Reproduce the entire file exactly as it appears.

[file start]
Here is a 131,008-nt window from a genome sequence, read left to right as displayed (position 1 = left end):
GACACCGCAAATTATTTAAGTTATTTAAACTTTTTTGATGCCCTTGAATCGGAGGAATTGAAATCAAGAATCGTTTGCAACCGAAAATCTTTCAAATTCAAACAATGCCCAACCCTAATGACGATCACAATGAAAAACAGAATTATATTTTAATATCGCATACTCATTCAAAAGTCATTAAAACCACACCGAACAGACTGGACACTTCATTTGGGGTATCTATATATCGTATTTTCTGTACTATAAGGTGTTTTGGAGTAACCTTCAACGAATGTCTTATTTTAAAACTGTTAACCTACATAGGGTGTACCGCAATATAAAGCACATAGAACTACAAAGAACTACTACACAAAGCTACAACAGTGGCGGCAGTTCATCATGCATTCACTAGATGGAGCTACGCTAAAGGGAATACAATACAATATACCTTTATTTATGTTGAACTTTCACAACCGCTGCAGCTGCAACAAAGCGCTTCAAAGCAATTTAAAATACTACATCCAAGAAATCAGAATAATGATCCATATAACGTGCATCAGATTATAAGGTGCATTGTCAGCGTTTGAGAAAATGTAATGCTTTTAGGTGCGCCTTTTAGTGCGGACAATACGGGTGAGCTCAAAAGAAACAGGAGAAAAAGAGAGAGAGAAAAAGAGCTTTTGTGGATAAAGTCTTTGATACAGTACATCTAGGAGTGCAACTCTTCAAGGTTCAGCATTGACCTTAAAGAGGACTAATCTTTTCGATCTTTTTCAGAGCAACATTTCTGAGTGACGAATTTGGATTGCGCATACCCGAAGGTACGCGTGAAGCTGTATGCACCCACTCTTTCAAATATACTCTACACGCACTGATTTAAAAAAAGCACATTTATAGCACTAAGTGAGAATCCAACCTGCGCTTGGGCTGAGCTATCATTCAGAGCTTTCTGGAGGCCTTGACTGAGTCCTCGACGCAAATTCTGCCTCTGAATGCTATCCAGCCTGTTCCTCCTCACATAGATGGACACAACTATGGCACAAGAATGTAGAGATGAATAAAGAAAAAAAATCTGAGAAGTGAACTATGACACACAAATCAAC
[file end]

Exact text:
Here is a 131,008-nt window from a genome sequence, read left to right as displayed (position 1 = left end):
GACACCGCAAATTATTTAAGTTATTTAAACTTTTTTGATGCCCTTGAATCGGAGGAATTGAAATCAAGAATCGTTTGCAACCGAAAATCTTTCAAATTCAAACAATGCCCAACCCTAATGACGATCACAATGAAAAACAGAATTATATTTTAATATCGCATACTCATTCAAAAGTCATTAAAACCACACCGAACAGACTGGACACTTCATTTGGGGTATCTATATATCGTATTTTCTGTACTATAAGGTGTTTTGGAGTAACCTTCAACGAATGTCTTATTTTAAAACTGTTAACCTACATAGGGTGTACCGCAATATAAAGCACATAGAACTACAAAGAACTACTACACAAAGCTACAACAGTGGCGGCAGTTCATCATGCATTCACTAGATGGAGCTACGCTAAAGGGAATACAATACAATATACCTTTATTTATGTTGAACTTTCACAACCGCTGCAGCTGCAACAAAGCGCTTCAAAGCAATTTAAAATACTACATCCAAGAAATCAGAATAATGATCCATATAACGTGCATCAGATTATAAGGTGCATTGTCAGCGTTTGAGAAAATGTAATGCTTTTAGGTGCGCCTTTTAGTGCGGACAATACGGGTGAGCTCAAAAGAAACAGGAGAAAAAGAGAGAGAGAAAAAGAGCTTTTGTGGATAAAGTCTTTGATACAGTACATCTAGGAGTGCAACTCTTCAAGGTTCAGCATTGACCTTAAAGAGGACTAATCTTTTCGATCTTTTTCAGAGCAACATTTCTGAGTGACGAATTTGGATTGCGCATACCCGAAGGTACGCGTGAAGCTGTATGCACCCACTCTTTCAAATATACTCTACACGCACTGATTTAAAAAAAGCACATTTATAGCACTAAGTGAGAATCCAACCTGCGCTTGGGCTGAGCTATCATTCAGAGCTTTCTGGAGGCCTTGACTGAGTCCTCGACGCAAATTCTGCCTCTGAATGCTATCCAGCCTGTTCCTCCTCACATAGATGGACACAACTATGGCACAAGAATGTAGAGATGAATAAAGAAAAAAAATCTGAGAAGTGAACTATGACACACAAATCAAC